Now, my husband and I aren't really outdoorsy nor do we dress that way, but it was fun to walk around and see all the stuff. There were a myriad of other stores too... but just the generic: Gap, Banana, Children's Place, Reebok, etc. Nothing like the cool little stores in Portland. We lunched at Azura and I had the infamous Maine Lobster Roll which is a pound of picked fresh main lobster tail meat with a little bit of mayo on a buttered lightly toasted bun. Oh, it doesn't sound like much but trust me, if you're a seafood lover, this is DIVINE.
We headed back for a drinks and dinner sponsored by the conference which was nice since there are a bunch of fun people we see every year at this same event. We all went to the Armory, the hotel's upscale bar, post-diner for drinks, but my husband and I are such wusses that we ended up back in the room at about 10:00 pm. exhausted. We watched some random Discovery channel show about tagging great white sharks (and no that's not a metaphor for sex... we really watched this crazy show) and went to bed. In his defense, he is still not recovered from his blessed Lyme Disease. In my defense, I had too much beer with dinner.
By Saturday, I had already finished The Piano Teacher (it was just okay) and had started The Gargoyle by Andrew Davidson (Fantastic! You got to love a book that opens with the line: "Accidents ambush the unsuspecting, often violently, just like love."). Saturday was the BEST day in Portland, both weather and activity wise. After a sunrise walk with my husband and breakfast at the hotel, we walked back to the docks and took a ferry over to Peaks Island.
Peaks Island is one of 14 un-bridged islands in Maine that claim year-round residency. A quiet, picturesque, summer getaway for some, but home for those who have "opted out" of the rat race and prefer the peaceful, anonymous and natural living of a small island untouched by strip malls, highways, and ghastly modernization. Some of the year-round inhabitants go across on the ferry to work in the big city. Many stay on the island as fishermen, or island handymen. The island has a diameter of about 4 1/2 miles and boasts an off-season population of about 600. It has one grade school (when they are older, the kids must take the ferry to the mainland for school), one post office, and cross-trains its police to also be EMTs and Firefighters. It has all the quaint charm of the New England cottages that dot the unadulterated simple landscape... very reminiscent of a Block Island or Nantucket (though smaller than Nantucket). It was so fun! Upon arrival by ferry, we went to the bike shop where we rented broken down three-speed bikes from a little shack, complete with rust, banana seat, and little metal basket. We biked around the entire island.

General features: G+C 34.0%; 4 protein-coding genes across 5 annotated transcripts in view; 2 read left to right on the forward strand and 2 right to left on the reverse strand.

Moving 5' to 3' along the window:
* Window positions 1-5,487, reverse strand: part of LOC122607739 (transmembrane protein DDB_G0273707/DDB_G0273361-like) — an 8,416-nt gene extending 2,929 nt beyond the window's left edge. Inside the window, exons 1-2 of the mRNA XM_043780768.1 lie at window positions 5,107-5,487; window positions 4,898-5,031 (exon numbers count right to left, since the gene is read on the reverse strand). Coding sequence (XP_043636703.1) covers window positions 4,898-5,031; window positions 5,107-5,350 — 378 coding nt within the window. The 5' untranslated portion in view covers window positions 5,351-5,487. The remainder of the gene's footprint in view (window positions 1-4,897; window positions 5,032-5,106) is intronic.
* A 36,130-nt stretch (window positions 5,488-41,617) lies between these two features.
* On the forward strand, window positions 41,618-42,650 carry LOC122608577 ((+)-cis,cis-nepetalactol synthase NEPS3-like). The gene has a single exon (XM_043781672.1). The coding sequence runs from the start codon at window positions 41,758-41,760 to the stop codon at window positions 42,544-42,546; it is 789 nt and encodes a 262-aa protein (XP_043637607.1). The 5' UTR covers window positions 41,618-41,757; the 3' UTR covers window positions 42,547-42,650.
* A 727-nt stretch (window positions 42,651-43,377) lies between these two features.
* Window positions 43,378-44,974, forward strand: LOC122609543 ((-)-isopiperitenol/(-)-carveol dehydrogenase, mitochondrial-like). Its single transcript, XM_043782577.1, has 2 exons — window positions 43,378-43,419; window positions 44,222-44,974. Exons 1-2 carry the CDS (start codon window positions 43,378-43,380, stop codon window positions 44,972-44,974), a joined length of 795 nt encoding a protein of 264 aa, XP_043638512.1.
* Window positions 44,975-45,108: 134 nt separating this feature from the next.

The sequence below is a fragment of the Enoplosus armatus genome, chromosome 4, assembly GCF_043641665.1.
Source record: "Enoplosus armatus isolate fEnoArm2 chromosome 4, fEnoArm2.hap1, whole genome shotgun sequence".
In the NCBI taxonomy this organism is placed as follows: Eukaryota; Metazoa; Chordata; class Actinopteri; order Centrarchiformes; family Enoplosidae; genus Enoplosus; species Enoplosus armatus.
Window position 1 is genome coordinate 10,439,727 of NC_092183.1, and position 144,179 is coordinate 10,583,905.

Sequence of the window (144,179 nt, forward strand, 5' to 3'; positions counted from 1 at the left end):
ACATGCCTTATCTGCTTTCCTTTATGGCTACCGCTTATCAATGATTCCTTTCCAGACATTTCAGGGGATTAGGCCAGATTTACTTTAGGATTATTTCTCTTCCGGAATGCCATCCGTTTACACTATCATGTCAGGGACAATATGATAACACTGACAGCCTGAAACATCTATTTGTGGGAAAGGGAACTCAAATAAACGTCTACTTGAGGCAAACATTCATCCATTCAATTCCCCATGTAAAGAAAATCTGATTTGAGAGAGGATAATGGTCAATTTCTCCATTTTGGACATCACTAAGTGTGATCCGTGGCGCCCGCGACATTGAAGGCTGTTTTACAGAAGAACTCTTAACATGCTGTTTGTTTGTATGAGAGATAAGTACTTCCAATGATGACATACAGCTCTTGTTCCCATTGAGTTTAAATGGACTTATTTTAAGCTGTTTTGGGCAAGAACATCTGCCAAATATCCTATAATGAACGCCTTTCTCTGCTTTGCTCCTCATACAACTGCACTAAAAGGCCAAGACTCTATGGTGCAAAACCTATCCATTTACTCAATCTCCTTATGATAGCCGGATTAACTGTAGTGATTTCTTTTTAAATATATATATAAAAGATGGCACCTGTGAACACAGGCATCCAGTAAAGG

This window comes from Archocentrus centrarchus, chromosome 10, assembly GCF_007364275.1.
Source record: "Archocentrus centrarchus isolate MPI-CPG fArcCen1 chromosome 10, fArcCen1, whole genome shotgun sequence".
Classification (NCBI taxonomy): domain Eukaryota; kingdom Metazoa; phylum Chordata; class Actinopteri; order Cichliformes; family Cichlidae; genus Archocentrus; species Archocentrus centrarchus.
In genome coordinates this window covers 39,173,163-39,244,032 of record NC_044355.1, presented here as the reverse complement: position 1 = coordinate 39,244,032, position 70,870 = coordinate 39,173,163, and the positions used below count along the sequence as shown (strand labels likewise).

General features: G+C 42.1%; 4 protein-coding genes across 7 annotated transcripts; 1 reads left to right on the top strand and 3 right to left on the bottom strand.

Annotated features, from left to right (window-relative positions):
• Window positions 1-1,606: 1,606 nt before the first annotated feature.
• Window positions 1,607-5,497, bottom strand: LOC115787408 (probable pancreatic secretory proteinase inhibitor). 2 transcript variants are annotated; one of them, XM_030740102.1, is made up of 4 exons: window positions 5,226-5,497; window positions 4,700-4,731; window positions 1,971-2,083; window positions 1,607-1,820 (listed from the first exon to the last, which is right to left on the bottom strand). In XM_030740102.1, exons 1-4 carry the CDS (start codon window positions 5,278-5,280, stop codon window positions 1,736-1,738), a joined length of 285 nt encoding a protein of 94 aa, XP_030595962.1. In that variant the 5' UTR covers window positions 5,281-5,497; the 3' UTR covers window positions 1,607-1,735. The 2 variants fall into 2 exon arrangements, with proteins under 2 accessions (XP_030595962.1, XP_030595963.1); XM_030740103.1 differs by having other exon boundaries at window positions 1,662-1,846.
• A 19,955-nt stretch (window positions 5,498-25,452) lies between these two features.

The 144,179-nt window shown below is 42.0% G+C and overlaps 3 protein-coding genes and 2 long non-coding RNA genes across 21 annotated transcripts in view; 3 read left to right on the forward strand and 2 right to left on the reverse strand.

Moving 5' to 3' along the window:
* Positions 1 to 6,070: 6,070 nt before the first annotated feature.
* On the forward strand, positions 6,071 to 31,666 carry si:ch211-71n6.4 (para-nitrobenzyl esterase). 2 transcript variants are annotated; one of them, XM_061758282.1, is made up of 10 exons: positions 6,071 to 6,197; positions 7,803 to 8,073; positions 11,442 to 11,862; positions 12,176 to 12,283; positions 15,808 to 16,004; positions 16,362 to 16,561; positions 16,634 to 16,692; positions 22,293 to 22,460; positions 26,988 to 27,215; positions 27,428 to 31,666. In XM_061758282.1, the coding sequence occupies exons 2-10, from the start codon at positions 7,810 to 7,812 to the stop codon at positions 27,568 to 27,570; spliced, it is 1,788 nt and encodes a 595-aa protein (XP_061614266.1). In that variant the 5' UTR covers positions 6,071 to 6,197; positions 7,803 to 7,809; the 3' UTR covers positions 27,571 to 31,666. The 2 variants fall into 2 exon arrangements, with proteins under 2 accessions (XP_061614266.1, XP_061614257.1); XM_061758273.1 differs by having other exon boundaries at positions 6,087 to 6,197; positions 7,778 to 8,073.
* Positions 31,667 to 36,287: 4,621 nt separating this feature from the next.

It was exhilarating to bike around and quite lovely with the rocky jettys and churning sea, smelling the salt air as we wizzed along the coast line like Lance Armstrong on these high tech wheels. We grabbed lunch at the Cockeyed Gull; a tiny little shack-like place on the water that came highly recommended by every local. I was quite happy with my crab cakes and we enjoyed an amazing view on the deck. We then meandered around poking into little shoppes and made our way to The Inn On Peaks Island's bar. There were enjoyed some beer from the local microbrewery "Shipyard" and my husband watched a World Cup Game. It wasn't half bad, but not much is with a cold beer or two.
After ferrying home we went out to The Grille Room, an amazing steak house, for my husband's birthday. He opted for Filet Mignon while I had an amazing rosemary skewed grilled scallop on the best mushroom risotto I've ever consumed! We walked for almost 2 hours through Portland at night. While we had high expectations of hitting The Wine Bar and listening to Jazz, Old Lymie's Lyme's disease (or general lameness) had us in before 10:30 again. No sharks that night. It was something infinately more exciting I'm sure.
Sunday morning we took an early morning walk again, stopping at The Standard Baking Company to buy a fresh baguette, chocolate croissants and coffee to eat while strolling near the water. After packing and checking out of our hotel, we were lucky enough to hit The Old Port Festival for a few hours before having to go to the airport. The Old Port Festival begins with a funky parade and takes over blocks and blocks of downtown Portland.
The streets are lined with hundreds of vendors, crafters, artisans and stands by the local businesses of town. There are tons of kids activities, several stages where bands play all day long, lots of food and entertainment. It is super fun and everyone in Maine comes out for it! We picked up some souvenirs, ate funnel cakes, Indian food, ice cream and then headed to the airport.
There was of course drama coming home... what would be a better introduction to the "real world" than having our 1 hour and 5 minute flight turn into 5 freakin' hours, circling around in a relentless holding pattern while unable to land due to storms in Philly... ending up with us needing to land in Allentown for gas and try again... by the time we got home, only Pink was still awake at nearly 10:00, worried like an old bitty because we were so late. And my poor in-laws faced a 2 hour drive back much later than they originally expected. Then, on Monday my husband flew out to Wisconsin for the week. Back to the daily grind! Ah, but it was lovely to live in paradise if only briefly...